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HindustanTimes Fri,28 Nov 2014

Can’t afford another Paradise Lost

Nivedita Khandekar, Hindustan Times  New Delhi, November 20, 2012
First Published: 01:08 IST(20/11/2012) | Last Updated: 01:40 IST(20/11/2012)

The Ridge — Delhi's green lungs — is the northernmost extension of the Aravali mountain range, considered one of the oldest geographical features in the country. But it has hardly received the attention it deserves.

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It is 2.5 billion years old, much older than the Ganges and the Himalayas, which are kids in comparison -- merely 600 million years old. Simply put, if the Himalayas are nine years old, then the Aravalis are 90 years old.

Traditionally for Delhi, the ridge —spread over northern, central, south central and southern area — was the western extreme. However, over the last 100 years, as the population increased exponentially, the ridge fell to development. Cost of development

It started with chunks of what today is the central ridge being drawn for the new capital city by the British after 1912.

As city planners merrily continue with further destruction (see graphic), environmentalists cry hoarse about tearing of the green lungs. A case in point is the long legal battle that activists fought to save the southern ridge, which the planners had earmarked for 13 international star hotels. http://www.hindustantimes.com/Images/Popup/2012/11/20-11-pg4c.jpg

This portion of the ridge, spread over Vasant Kunj and Mahipalpur, totalled 640 hectares — 315ha belong to the DDA and 325ha to the Army — much of which has been concretised. This despite the fact that the Central Ground Water Board has advocated the ridge as a potential ground water recharge medium.

Pradip Krishen, an active votary of trees, pointed out an instance of the army's activities at the ridge.

"There is this President Bodyguards' Polo ground right in the middle of the central ridge. They also have a club house there. The area for the polo ground plus the clubhouse has been given to them on lease long ago. But they treat the entire central ridge as their own," he said.

Ravi Agrawal of Toxics Link, an environmental organisation, said, "The norms are quite well laid out. The DDA, army or whatever agency, they have to put their increasing land requirement aside. The various authorities can't see the ridge as a land for development."

There is a Ridge Management Board — Agrawal is a member — whose job is to take care of issues related to the betterment and management of the ridge. "This board is toothless; it needs to have power, otherwise what's the point?" said Krishen.

Diwan Singh of the Ridge Bachao Andolan said, "The authorities need to immediately carry out a survey for what comprises ridge (and) what is happening on the ground."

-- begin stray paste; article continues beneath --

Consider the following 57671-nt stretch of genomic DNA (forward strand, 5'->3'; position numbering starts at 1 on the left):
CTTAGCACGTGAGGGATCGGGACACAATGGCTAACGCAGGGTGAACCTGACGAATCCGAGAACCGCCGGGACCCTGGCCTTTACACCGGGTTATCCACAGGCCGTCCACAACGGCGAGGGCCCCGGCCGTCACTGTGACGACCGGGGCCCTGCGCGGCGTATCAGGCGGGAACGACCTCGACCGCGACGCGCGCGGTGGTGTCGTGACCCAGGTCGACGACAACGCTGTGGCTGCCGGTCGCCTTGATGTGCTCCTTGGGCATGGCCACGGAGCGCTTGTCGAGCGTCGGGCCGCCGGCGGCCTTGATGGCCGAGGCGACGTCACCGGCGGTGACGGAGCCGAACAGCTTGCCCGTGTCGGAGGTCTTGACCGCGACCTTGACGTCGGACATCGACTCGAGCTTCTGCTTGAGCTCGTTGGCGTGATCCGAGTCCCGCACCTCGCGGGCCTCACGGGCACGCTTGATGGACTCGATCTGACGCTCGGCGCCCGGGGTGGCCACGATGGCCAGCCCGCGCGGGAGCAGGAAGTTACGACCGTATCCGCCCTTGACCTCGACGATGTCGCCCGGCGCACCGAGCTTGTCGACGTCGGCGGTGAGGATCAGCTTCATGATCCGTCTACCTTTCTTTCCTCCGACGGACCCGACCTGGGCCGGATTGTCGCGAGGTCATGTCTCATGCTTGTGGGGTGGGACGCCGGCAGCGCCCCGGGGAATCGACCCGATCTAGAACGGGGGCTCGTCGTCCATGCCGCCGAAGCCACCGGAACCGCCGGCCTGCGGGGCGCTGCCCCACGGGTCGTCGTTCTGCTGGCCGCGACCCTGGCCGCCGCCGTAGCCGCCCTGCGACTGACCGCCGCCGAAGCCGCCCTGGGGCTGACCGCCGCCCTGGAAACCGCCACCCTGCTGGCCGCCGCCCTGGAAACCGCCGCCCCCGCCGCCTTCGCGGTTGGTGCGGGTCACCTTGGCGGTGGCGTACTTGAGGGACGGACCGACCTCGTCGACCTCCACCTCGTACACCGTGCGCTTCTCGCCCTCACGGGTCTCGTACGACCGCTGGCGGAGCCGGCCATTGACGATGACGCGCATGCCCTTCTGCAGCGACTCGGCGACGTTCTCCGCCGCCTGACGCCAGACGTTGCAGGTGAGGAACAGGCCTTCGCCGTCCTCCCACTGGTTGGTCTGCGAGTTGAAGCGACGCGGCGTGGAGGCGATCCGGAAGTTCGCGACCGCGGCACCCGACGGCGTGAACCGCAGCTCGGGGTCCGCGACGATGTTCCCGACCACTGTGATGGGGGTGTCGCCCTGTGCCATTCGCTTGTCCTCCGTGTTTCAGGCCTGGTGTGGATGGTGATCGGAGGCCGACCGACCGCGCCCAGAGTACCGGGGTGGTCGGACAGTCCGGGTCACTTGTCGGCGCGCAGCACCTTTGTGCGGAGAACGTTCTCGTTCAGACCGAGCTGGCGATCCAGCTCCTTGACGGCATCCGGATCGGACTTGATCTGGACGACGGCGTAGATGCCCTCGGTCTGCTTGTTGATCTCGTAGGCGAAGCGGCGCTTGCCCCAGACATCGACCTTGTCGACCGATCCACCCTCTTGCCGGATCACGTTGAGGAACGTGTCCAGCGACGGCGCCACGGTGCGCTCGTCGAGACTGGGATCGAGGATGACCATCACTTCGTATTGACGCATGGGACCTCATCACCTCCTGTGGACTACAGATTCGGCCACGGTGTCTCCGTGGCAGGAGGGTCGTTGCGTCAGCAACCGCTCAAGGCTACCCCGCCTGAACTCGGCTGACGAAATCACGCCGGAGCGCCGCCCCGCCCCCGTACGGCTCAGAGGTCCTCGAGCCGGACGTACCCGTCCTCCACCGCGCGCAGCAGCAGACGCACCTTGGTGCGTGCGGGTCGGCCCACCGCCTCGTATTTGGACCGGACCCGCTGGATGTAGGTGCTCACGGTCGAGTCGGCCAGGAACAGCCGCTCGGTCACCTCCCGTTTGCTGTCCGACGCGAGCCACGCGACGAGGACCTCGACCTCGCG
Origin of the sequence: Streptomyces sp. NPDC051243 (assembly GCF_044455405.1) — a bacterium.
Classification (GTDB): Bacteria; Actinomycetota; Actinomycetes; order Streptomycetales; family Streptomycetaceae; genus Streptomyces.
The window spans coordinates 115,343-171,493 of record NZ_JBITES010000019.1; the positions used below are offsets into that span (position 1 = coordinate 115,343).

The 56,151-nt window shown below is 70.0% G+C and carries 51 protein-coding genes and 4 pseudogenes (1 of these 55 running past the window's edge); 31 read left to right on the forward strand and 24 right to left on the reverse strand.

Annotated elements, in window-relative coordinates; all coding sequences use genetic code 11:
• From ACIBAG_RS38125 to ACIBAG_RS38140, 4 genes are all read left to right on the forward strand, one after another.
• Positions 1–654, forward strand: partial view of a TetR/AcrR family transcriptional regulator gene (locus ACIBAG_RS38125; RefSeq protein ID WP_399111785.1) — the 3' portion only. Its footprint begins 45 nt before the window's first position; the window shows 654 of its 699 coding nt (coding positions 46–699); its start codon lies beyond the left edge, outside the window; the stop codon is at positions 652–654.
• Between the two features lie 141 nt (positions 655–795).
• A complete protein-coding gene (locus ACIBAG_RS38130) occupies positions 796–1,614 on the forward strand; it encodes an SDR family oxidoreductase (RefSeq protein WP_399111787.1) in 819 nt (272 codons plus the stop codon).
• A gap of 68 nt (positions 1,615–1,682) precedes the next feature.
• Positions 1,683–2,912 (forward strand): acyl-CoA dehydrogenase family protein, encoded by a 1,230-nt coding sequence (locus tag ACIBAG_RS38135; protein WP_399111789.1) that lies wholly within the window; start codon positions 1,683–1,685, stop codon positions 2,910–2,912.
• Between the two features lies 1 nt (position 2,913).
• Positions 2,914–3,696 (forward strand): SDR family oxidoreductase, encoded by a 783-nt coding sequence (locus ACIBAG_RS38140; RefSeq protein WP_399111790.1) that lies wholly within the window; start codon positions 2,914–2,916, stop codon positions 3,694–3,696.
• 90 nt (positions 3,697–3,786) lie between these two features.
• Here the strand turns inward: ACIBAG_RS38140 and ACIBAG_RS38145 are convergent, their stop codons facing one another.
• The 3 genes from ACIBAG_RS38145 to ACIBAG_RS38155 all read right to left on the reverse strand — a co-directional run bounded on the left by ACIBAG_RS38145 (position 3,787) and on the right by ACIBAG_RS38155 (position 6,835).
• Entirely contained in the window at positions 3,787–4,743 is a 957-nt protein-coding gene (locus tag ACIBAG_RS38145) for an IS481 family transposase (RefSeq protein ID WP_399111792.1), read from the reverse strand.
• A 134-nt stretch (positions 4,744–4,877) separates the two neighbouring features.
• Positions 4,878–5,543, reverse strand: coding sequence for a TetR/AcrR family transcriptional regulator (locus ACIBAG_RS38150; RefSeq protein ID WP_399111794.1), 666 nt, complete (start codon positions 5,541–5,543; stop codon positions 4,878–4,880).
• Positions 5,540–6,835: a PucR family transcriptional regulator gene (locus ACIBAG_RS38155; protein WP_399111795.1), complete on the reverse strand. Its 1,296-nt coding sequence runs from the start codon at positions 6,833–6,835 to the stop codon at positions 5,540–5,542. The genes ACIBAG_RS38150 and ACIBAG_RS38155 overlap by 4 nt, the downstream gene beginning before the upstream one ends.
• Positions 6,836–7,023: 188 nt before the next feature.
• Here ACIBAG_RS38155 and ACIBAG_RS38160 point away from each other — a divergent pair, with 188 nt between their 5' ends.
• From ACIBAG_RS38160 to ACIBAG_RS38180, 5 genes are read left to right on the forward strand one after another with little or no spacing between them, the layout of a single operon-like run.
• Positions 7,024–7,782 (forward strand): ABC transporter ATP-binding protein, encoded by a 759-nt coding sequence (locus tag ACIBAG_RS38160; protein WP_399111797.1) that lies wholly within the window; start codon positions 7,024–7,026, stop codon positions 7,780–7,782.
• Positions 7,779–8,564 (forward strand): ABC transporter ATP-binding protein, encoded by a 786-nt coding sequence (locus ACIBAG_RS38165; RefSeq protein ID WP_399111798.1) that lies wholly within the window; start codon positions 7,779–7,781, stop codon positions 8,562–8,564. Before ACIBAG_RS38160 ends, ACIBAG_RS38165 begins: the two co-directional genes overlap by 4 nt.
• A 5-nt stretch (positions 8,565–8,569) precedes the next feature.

Wherever there is no demarcation, or areas left out, these should be properly demarcated along with notifications, Singh said. He suggested involving local communities in conservation of ridge ecology.

"There should also be legal and environmental awareness but environment should be an equally important stakeholder in planning," he added.

One more road, trees be damned
It has been two years since a road to join the Mahipalpur-Vasant Kunj road with National Highway 8 has been under construction. The existing Mahipalpur road is too narrow to accommodate the increase in vehicular traffic coming from Mehrauli and Gurgaon and headed towards Dwarka and the Delhi airport.

The solution? Build another road, a bypass for the village. In this case, the existing road has been widened. But the fact that the road passes through the ridge is completely ignored.

"It was a gram sabha land, taken over by the government for the road. The road is flanked by the village on one side and an army area on the south," said Colonel Devender Sehrawat, a Mahipalpur resident.

The hitch is that land for the road does not fall into the 'notified' area of the ridge, though Mahipalpur village sits very much on the ridge.

Dinesh Sehravat, a youth from the village, said, "Just half a kilometre of the almost 4-km road remains due to land acquisition issue."

The question is: Is the road really necessary? "Already, there is lot of construction in the area in total violation of the Master Plan provisions. While the DDA has gone ahead and engaged in senseless construction, the army has carried out a lot of work,” said Diwan Singh of Ridge Bachao Andolan.


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